Ugly Duckling Presse: Songs of S. by Robert Seydel
This edition presents the cycle of poems in its entirety and uninterrupted, with an afterword by Peter Gizzi, and an additional booklet—"Maybe S."—composed of visual materials that at different times were meant as an accompaniment to the text.
Shortly before he died in 2011, at the age of 51, the reclusive artist Robert Seydel submitted a manuscript of poems to Ugly Duckling Presse. He was uncertain whether to pair these "songs" of one of his many invented personae with (S.'s) collages and drawings, or to seek a publisher that would let the poems stand on their own.
Seydel described his character as follows: "S. occupied an apartment in a house in Amherst, Massachusetts, on a gray street around the corner from Emily Dickinson's manse on Main Street. Not that much is known about him as a person... But he wrote prolifically ... and kept a journal, and made collages and drew as well ... These pictures betray, as do his songs, a certain lack of proficiency, while simultaneously developing a stance of innocence and reverie far from the precincts of the technical. His poems, journals and pictures were found, along with a great library of books, in his apartment, which he abandoned quite suddenly."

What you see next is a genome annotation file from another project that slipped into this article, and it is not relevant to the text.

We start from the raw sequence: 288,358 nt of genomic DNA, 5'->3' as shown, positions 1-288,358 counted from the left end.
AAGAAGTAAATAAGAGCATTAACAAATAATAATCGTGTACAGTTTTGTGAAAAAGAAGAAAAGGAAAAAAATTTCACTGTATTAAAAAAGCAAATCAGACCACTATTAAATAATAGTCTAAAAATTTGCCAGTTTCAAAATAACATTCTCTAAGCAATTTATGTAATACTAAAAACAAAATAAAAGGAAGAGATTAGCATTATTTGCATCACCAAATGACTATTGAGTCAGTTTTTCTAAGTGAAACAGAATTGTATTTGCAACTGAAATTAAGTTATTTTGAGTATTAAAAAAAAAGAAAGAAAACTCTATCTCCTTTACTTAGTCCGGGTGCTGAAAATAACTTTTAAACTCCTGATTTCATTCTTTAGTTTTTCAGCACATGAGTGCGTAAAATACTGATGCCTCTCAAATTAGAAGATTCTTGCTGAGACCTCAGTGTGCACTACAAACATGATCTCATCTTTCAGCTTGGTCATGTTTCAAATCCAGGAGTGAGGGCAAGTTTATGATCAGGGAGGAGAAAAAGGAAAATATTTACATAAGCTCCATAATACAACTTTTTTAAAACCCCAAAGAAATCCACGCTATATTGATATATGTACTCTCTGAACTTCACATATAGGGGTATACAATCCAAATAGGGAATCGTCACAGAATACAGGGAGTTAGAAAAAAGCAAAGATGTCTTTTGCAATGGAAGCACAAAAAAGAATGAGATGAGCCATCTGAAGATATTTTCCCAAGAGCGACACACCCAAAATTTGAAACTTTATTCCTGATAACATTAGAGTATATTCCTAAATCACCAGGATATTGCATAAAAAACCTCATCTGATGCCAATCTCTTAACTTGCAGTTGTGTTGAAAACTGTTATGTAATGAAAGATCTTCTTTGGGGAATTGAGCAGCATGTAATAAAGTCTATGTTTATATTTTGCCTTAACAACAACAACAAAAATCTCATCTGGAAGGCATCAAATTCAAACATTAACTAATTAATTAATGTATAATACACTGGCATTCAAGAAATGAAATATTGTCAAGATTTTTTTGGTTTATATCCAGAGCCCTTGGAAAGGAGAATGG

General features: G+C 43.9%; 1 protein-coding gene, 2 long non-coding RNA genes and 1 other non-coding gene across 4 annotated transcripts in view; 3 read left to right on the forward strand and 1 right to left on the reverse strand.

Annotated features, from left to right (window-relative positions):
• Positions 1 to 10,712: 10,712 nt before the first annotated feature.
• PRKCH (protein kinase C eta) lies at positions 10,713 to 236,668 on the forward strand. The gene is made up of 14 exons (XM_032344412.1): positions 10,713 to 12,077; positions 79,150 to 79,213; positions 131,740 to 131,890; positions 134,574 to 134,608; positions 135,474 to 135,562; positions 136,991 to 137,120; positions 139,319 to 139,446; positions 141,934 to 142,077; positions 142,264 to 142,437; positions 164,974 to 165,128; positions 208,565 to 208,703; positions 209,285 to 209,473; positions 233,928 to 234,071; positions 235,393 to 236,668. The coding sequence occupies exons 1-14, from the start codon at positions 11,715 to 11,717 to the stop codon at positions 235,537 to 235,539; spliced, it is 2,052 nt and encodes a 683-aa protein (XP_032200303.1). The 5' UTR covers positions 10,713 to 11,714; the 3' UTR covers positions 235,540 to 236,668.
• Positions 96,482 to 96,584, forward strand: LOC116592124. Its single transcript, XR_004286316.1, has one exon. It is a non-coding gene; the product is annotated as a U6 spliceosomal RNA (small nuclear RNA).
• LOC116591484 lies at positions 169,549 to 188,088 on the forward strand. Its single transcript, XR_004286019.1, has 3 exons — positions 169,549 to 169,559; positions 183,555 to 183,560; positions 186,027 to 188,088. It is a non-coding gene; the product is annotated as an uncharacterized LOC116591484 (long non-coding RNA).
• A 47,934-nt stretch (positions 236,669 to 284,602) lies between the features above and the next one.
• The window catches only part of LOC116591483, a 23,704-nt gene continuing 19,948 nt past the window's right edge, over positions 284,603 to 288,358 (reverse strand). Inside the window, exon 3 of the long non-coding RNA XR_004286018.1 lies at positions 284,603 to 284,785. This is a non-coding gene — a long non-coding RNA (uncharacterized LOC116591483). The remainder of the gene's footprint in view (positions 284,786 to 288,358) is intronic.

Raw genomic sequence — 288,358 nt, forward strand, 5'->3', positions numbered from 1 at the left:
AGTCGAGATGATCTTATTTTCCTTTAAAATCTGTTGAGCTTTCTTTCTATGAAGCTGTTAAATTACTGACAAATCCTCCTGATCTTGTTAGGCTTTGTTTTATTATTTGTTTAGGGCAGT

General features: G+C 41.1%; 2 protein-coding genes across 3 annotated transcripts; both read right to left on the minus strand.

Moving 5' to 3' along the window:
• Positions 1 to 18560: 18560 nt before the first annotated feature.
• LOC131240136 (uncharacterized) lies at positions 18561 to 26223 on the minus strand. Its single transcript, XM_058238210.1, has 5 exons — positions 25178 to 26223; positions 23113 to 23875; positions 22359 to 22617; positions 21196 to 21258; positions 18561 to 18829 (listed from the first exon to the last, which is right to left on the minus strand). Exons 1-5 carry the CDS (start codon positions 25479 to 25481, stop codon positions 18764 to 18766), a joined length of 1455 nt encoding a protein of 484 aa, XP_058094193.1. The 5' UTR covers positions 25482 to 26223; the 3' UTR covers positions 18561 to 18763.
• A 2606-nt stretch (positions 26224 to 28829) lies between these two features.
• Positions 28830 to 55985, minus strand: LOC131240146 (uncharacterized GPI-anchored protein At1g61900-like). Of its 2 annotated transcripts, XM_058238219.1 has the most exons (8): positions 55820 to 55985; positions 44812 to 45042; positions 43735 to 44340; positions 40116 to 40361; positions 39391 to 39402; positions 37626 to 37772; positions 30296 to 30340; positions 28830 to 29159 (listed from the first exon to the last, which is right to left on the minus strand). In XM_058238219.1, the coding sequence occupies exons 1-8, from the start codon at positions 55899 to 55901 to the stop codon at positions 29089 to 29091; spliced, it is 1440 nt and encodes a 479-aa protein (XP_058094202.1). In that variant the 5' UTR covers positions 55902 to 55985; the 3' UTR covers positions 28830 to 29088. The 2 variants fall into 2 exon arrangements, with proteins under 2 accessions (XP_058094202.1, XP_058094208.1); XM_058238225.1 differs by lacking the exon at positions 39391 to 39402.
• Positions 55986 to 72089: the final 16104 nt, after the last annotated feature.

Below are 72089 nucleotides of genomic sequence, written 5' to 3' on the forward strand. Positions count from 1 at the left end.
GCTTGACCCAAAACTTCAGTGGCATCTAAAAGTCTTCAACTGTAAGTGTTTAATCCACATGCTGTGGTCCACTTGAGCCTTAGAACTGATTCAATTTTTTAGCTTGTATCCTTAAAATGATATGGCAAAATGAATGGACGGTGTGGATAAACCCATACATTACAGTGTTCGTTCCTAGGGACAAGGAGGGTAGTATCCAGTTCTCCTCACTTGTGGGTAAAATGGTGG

ROBERT SEYDEL (1960-2011), a professor at Hampshire College in Amherst, Massachusetts, was an artist and writer who left behind a layered and original body of work. Seydel’s interrelated series incorporated collage, drawing, photography, narrative and lyric writing, often using various personae and fictional constructs, such as Ruth Greisman whose works are collected in Book of Ruth (Siglio, 2011) and A Picture Is Always A Book (Siglio, 2014). Songs of S. is embedded with eclectic knowledge and marked by an unrelenting sense of play.